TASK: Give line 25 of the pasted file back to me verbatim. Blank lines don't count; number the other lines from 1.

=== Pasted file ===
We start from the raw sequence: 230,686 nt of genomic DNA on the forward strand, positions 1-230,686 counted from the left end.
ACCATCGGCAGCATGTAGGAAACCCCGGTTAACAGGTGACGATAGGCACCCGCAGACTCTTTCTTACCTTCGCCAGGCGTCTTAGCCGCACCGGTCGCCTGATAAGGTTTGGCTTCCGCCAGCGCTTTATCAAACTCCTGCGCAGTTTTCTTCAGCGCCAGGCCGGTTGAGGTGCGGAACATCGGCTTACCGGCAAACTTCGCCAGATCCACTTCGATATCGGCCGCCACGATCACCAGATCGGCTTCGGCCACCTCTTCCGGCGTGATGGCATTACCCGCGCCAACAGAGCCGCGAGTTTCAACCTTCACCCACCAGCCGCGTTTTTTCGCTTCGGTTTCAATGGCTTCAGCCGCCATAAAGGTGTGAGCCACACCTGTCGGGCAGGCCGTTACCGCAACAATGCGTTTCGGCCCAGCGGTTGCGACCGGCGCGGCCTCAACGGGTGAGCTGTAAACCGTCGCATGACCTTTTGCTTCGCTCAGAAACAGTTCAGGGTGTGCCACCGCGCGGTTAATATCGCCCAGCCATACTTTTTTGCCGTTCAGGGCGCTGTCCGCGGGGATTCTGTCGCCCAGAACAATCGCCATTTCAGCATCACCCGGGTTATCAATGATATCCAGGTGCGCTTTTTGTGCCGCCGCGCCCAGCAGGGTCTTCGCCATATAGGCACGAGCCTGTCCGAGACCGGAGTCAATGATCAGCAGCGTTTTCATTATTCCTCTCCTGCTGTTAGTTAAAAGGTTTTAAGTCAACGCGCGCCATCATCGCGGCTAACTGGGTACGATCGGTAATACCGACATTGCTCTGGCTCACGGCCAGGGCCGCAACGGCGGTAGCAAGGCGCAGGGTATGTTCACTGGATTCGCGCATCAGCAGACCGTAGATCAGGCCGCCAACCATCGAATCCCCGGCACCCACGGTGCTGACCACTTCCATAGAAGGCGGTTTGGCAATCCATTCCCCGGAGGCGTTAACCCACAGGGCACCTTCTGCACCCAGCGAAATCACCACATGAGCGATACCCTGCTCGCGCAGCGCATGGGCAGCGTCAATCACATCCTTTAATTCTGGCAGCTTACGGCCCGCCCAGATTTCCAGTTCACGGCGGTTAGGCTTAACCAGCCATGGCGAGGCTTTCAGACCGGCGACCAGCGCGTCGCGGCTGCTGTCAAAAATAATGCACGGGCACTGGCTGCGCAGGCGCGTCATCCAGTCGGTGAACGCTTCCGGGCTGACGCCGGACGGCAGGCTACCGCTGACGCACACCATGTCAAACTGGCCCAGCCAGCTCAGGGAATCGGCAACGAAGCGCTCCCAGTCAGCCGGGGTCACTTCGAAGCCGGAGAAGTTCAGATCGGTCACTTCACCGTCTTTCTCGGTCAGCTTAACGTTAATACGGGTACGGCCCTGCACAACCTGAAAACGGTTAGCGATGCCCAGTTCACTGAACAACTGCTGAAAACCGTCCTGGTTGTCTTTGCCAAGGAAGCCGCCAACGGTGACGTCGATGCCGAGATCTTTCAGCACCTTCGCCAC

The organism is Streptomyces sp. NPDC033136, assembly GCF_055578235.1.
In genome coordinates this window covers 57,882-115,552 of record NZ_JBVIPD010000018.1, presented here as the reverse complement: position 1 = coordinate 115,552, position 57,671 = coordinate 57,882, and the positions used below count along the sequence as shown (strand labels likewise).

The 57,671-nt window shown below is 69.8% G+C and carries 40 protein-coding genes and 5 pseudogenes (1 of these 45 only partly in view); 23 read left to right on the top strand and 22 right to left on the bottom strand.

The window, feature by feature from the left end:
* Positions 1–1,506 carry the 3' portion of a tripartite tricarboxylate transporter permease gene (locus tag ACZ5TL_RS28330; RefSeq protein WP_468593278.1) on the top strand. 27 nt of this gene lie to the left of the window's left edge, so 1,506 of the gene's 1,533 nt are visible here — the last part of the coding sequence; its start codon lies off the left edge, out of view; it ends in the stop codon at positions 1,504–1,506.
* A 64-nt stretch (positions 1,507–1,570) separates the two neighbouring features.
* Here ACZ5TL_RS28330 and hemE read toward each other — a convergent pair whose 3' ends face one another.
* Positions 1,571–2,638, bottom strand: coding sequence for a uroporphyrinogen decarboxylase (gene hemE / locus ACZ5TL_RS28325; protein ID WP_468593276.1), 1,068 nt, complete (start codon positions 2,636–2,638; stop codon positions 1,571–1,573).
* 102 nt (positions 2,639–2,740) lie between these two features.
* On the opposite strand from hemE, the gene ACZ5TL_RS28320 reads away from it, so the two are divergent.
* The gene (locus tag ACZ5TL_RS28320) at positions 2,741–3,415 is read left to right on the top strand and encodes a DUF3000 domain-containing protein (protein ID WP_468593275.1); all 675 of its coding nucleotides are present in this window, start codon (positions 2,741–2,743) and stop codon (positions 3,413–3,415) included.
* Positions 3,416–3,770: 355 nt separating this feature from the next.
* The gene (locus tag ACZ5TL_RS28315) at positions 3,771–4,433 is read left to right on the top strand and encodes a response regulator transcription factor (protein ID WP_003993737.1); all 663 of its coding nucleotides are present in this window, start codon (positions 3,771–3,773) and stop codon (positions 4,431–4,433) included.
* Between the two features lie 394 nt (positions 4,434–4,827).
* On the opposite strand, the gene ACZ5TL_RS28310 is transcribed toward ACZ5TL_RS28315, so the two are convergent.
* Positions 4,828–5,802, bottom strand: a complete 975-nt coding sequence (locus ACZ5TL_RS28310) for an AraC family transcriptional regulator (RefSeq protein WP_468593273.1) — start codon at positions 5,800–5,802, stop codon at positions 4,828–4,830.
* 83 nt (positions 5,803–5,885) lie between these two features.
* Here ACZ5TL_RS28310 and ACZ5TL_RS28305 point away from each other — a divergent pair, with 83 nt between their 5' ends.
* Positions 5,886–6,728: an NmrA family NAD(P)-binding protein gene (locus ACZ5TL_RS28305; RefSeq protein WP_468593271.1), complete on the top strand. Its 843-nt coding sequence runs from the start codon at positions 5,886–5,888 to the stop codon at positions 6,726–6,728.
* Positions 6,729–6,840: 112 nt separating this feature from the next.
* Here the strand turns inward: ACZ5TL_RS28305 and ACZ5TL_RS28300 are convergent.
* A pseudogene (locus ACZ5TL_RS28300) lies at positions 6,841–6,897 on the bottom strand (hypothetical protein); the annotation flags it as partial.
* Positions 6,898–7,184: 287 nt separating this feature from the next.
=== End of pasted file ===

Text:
* Positions 6,898–7,184: 287 nt separating this feature from the next.